Social distancing in Italy one month into the lockdown
Emanuele Pepe (1), Paolo Bajardi (1), Laetitia Gauvin (1), Filippo Privitera (2), Brennan Lake (2), Ciro Cattuto (1,3), Michele Tizzoni (1)
1. ISI Foundation
2. Cuebiq Inc.
3. University of Turin
Notice: this is preliminary analysis, has not yet been peer-reviewed and is updated daily as new data becomes available. This work is licensed under a Creative Commons Attribution 4.0 International License.
The mitigation measures enacted as part of the response to the unfolding COVID-19 pandemic are unprecedented in their breadth and societal burden. A major challenge in this situation is to quantitatively assess the impact of non-pharmaceutical interventions like mobility restrictions and social distancing, to better understand the ensuing reduction of mobility flows, individual mobility changes, and impact on contact patterns. Here, we report preliminary results on tackling the above challenges by using de-identified, large-scale data from a location intelligence company, Cuebiq, that has instrumented smartphone apps with high-accuracy location-data collection software.
Mobility data is provided by Cuebiq, a location intelligence, and measurement platform. Through its Data for Good program, Cuebiq provides access to aggregated and privacy-safe mobility data for academic research and humanitarian initiatives. This first-party data is collected from anonymized users who have opted-in to provide access to their location data anonymously, through a GDPR-compliant framework.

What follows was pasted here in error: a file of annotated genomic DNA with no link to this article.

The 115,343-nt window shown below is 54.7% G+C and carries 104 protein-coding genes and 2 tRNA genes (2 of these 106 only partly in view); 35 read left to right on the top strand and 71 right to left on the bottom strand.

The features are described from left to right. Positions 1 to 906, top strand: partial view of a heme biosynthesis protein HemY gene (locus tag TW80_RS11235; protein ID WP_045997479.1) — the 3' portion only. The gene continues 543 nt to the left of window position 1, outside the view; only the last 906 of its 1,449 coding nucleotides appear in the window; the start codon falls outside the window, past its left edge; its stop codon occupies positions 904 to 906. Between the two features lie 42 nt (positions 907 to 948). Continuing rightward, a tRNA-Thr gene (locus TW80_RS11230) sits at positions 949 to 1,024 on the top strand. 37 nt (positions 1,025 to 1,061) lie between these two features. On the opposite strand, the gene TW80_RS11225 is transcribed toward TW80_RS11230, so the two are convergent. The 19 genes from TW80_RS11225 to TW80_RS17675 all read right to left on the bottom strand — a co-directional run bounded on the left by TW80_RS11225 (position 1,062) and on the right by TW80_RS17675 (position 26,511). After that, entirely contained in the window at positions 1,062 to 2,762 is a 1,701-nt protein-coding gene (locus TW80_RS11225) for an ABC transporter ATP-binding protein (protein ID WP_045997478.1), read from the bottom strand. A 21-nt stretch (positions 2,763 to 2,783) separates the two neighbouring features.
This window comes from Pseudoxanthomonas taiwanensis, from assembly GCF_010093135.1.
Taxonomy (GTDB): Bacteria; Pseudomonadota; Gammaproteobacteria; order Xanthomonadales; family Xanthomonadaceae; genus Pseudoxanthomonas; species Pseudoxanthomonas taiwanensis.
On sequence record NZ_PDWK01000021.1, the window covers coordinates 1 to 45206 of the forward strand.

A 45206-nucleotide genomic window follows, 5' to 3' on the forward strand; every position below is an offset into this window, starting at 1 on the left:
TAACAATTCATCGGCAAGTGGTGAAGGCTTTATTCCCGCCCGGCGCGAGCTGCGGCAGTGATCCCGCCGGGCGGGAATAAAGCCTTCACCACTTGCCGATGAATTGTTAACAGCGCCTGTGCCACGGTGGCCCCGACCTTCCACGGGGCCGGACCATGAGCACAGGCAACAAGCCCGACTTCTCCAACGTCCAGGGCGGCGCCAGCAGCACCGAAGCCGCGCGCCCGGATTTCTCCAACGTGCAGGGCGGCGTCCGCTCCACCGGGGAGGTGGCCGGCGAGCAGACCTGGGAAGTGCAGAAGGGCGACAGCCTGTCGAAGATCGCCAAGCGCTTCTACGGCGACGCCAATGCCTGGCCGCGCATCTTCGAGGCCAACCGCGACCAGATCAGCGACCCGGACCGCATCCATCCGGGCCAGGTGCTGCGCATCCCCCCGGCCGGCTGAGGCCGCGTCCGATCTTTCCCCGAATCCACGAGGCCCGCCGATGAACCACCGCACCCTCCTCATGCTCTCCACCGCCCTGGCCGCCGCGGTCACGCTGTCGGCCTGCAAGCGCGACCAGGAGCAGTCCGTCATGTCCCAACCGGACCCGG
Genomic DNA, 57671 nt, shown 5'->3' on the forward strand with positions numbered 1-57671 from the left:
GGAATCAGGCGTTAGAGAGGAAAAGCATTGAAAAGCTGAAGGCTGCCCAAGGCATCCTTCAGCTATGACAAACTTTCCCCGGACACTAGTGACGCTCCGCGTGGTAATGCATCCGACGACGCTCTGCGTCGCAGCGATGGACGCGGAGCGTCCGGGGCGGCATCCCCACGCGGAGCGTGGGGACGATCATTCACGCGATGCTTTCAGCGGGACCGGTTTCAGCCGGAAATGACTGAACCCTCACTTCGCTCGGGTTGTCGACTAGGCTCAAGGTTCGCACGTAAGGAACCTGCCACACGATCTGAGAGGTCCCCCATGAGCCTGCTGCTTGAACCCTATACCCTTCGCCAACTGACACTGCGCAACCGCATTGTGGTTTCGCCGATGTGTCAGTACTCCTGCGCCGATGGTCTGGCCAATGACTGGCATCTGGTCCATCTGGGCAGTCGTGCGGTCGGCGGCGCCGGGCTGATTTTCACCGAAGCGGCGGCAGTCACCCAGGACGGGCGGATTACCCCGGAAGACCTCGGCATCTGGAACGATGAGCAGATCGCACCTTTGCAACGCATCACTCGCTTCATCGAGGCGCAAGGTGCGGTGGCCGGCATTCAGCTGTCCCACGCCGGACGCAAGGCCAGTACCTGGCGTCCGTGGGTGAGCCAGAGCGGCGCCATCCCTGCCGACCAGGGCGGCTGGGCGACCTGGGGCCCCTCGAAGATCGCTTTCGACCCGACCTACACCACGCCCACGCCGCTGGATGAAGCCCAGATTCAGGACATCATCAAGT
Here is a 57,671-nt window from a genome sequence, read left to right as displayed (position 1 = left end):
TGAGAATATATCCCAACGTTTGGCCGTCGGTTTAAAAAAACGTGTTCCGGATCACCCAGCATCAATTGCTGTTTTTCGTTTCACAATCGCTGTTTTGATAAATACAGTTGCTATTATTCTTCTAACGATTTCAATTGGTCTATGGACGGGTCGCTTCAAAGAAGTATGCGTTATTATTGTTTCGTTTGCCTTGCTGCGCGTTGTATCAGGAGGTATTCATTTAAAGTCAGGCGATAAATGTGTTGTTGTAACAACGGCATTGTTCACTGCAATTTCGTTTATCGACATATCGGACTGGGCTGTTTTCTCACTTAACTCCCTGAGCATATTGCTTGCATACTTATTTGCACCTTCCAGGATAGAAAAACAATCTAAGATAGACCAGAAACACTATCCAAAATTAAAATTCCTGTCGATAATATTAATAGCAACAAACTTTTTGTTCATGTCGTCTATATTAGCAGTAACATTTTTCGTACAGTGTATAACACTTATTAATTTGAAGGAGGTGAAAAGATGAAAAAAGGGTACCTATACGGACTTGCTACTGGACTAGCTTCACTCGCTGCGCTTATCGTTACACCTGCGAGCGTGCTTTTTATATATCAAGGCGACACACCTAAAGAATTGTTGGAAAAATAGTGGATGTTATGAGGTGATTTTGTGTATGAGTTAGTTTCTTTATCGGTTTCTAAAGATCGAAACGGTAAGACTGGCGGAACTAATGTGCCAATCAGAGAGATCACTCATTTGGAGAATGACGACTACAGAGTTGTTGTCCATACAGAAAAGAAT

Location is collected anonymously from opted in users through smartphone applications. At the device level, iOS and Android operating systems combine various location data sources (e.g. GPS, wifi, beacons, network) and provide geographical coordinates with a given level of accuracy. Location accuracy is determined by the device and is variable, but can be as accurate as 10 meters.
Temporal sampling of anonymized users’ location is also variable and dependent on app/OS characteristics and on user behavioral patterns, but it has a high-frequency overall. We remove short-time dynamics by aggregating the data over 5-minute windows. The basic unit of information we process is an event of the form (anonymous hashed user id, time, latitude, longitude), plus additional non-personal metadata and location accuracy.
We selected a panel of users who were active during the first week of the outbreak (February 22-28, 2020). This leads to a sample of about 170k users.
The average contact rate, or the number of unique contacts made by a person on a typical day is a fundamental quantity to model and understand infectious disease dynamics.
We evaluated the effect of interventions on the social mixing of our users’ sample, by defining a proxy of the potential encounters each user could have in one hour.
To this aim, we built a proximity network among users based on the locations they visited and the hour of the day when these visits occurred.
To create such a network, we assert proximity between any two users in the same province who were seen within a circle of radius R = 50 m in a 1-hour period.
The procedure to build the proximity network is described in the graph below.